Navigating through the pandemicDec 31, 2020 12:14PM ● By Tricia Hoadley
On June 20, Cecil County Tourism sponsored the Ike Foundation’s 5th annual Celebrity Pro-Am Fishing Tournament at the Anchor Marina in the Upper Bay of North East.
Despite the rain, the fish were biting, and 260 anglers on 130 boats competed for prizes. It was the largest collection of boats in the tournament’s history, which was made more significant because it was the first time the event had been held in Cecil County.
Perhaps even more important, the tournament was a success despite the ominous cloud of a global pandemic that has hung over the normally bustling industry of tourism in Cecil County for the past several months.
Throughout the year, the reasons to visit Cecil County remain so numerous that they absolutely burst at the seams. The adventurous explore the headwaters of the Chesapeake Bay at Elk Neck State Park. The curious learn about diverse and unique species at the Plumpton Park Zoo. The explorers hop in a canoe to float along the Elk, Northeast, Susquehanna, Sassafras, and Bohemia rivers. The moms and dads and kids rejoice in the feeling of holding a freshly-picked summer fruit at Milburn Orchards, and the hungry and the thirsty crowd the restaurants and cafes in Chesapeake City, North East and Port Deposit.
Tourism in Cecil County celebrates a widespread panorama of activities, history and destinations, but like every other agency of its kind in the United States, the Office of Cecil County Tourism has been forced to creatively navigate the pandemic that began soon after COVID-19 arrived.
They began the same way that other tourism departments had done – rely on the power of the message and funnel the message through the internet. Soon, the Cecil County Tourism page was filled with “Buy & Eat Local” information, weekly fun puzzles that when put together revealed beautiful Cecil County photos, and a “Cecil Eats” contest. It offered “Time Travel Thursdays” which shared weekly tidbits of Cecil County history.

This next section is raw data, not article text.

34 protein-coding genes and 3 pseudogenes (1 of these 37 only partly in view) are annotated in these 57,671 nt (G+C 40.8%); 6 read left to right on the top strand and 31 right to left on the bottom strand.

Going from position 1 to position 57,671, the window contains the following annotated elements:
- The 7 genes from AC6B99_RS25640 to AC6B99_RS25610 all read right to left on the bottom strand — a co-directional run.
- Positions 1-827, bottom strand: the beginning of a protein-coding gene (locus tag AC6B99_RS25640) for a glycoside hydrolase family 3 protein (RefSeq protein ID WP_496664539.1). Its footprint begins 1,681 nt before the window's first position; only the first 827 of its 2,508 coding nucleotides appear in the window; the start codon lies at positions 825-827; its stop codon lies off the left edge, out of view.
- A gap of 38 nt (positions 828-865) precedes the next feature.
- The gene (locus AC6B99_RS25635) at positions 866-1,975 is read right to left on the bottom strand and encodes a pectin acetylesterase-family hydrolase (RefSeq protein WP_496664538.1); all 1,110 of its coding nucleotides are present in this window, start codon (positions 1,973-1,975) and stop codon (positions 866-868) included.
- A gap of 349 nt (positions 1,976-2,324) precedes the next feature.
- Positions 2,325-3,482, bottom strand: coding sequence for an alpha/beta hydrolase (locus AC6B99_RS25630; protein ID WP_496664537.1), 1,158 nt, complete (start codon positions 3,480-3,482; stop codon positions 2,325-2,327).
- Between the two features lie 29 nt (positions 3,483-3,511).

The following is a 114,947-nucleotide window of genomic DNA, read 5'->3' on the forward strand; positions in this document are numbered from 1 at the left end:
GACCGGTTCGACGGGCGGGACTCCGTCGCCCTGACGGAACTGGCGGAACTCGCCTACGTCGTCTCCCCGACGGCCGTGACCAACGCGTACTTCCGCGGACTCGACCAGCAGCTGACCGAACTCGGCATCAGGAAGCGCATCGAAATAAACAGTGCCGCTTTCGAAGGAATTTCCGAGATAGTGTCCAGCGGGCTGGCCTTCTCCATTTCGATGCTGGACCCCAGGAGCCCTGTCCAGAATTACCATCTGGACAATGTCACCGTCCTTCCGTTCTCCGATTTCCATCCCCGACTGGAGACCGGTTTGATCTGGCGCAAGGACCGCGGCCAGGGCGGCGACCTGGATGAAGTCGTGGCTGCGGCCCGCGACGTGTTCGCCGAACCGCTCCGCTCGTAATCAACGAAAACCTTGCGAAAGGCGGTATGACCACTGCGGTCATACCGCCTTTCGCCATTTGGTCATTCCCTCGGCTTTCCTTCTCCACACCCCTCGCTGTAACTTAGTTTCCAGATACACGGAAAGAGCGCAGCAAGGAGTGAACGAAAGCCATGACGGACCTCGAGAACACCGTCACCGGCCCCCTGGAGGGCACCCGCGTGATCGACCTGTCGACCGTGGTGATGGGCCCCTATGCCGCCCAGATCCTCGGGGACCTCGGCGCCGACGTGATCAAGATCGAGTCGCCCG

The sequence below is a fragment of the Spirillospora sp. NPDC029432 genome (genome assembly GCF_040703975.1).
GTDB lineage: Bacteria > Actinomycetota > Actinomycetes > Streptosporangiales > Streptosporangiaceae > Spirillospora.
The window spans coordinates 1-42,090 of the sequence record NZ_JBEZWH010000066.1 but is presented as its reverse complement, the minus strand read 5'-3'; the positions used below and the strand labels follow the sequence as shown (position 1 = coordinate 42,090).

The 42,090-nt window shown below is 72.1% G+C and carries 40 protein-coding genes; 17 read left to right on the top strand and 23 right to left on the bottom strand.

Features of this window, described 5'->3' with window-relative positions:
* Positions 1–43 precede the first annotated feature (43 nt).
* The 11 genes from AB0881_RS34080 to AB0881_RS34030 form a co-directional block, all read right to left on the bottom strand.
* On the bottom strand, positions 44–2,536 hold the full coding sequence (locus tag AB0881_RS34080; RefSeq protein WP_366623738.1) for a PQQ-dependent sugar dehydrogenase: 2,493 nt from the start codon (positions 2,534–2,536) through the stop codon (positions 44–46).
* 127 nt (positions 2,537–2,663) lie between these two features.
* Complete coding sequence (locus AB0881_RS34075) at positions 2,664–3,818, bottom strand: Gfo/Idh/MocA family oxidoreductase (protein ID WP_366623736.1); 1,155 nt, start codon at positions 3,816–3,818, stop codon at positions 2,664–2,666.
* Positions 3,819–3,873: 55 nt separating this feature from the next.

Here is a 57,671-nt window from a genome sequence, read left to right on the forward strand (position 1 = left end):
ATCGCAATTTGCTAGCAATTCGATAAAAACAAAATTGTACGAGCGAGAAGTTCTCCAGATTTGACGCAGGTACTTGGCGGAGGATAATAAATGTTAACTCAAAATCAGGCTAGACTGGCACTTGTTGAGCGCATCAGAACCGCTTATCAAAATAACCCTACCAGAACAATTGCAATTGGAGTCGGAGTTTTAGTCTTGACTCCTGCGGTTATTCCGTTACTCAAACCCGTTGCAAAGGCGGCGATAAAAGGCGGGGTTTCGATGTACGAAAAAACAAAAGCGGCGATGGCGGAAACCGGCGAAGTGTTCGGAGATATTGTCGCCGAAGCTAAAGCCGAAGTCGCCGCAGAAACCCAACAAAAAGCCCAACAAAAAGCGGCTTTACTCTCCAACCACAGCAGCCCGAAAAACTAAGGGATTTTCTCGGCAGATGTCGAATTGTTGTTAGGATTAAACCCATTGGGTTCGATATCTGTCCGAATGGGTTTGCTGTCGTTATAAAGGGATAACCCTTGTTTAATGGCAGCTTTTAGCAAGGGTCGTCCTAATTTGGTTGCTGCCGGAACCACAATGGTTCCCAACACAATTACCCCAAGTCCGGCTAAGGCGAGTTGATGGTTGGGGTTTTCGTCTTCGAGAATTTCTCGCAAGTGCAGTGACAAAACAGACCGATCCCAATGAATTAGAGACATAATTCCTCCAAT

Its “Foodie Fridays” continued to celebrate the local cuisine.
“Creativity was the key,” said Cecil County Tourism Manager Sandy Maruchi-Turner. “We had a number of brainstorming sessions where we asked, ‘What are we going to do, how are we going to do it and how will we continue to help our business community?’ We felt that the immediate need at the time was to provide messaging to remind local residents to continue to support their restaurants and their shops that were limited to doing take-out, online orders and curbside deliveries. We tried to connect people with businesses for a number of weeks and keep them up to date.”
Maruchi-Turner said that even before the pandemic hit, the Cecil County Office of Tourism had already begun to lay the groundwork to expand the Chesapeake Country Scenic Byway and designate it as an All-American Road -- the northern gateway of which is at the intersection of Route 285 and Route 213 in North Chesapeake City. To do so, the office entered into a partnership with Eastern Shore of Maryland tourism offices, Eastern Shore heritage areas, and the State Office of Tourism to embark on a joint application to the Federal Scenic Byway program. They’ll learn in September whether they receive the prestigious All-American Road designation.
“The All-American Road application wouldn’t have happened without close partnership of multiple jurisdictions and organizations,” Maruchi-Turner said. “The COVID 19 pandemic has created increased demand for scenic byways across the country with people traveling less by air and more by road trips, so the virus gave this project new meaning.”
No amount of creativity or long-range planning, however, could stop the pandemic from canceling several of the county’s most anticipated events of this and any year. Most May, June and July events were removed from the calendar, and the list goes on. In August, the Lotus Blossom Festival in Mt. Harmon, the Lions Antique Car Show in Chesapeake City, the Waterfront Festival in Perryville, Elkton Classic Car Shows and Elkton First Fridays will all be canceled. The Elkton Fall Fest and various car shows, all scheduled for September, will also be postponed for 2020, and in October, The Maryland 5 Star equestrian event at Fair Hill will be canceled, as will the Upper Bay Decoy Show.
‘Roadmap of hope’
At a press conference on May 13, the door to the reopening of Maryland and, subsequently, the state’s tourism industry arrived, when Maryland Gov. Larry Hogan announced that the state would move from a “stay at home order” to a “safer at home” advisory.
To many businesses and agencies, Gov. Hogan’s “Stage One Recovery” served as a roadmap of hope that reopened retail businesses at 50 percent capacity, as well as the reopening of some personal services, small businesses and boating, fishing, outdoor dining and shopping.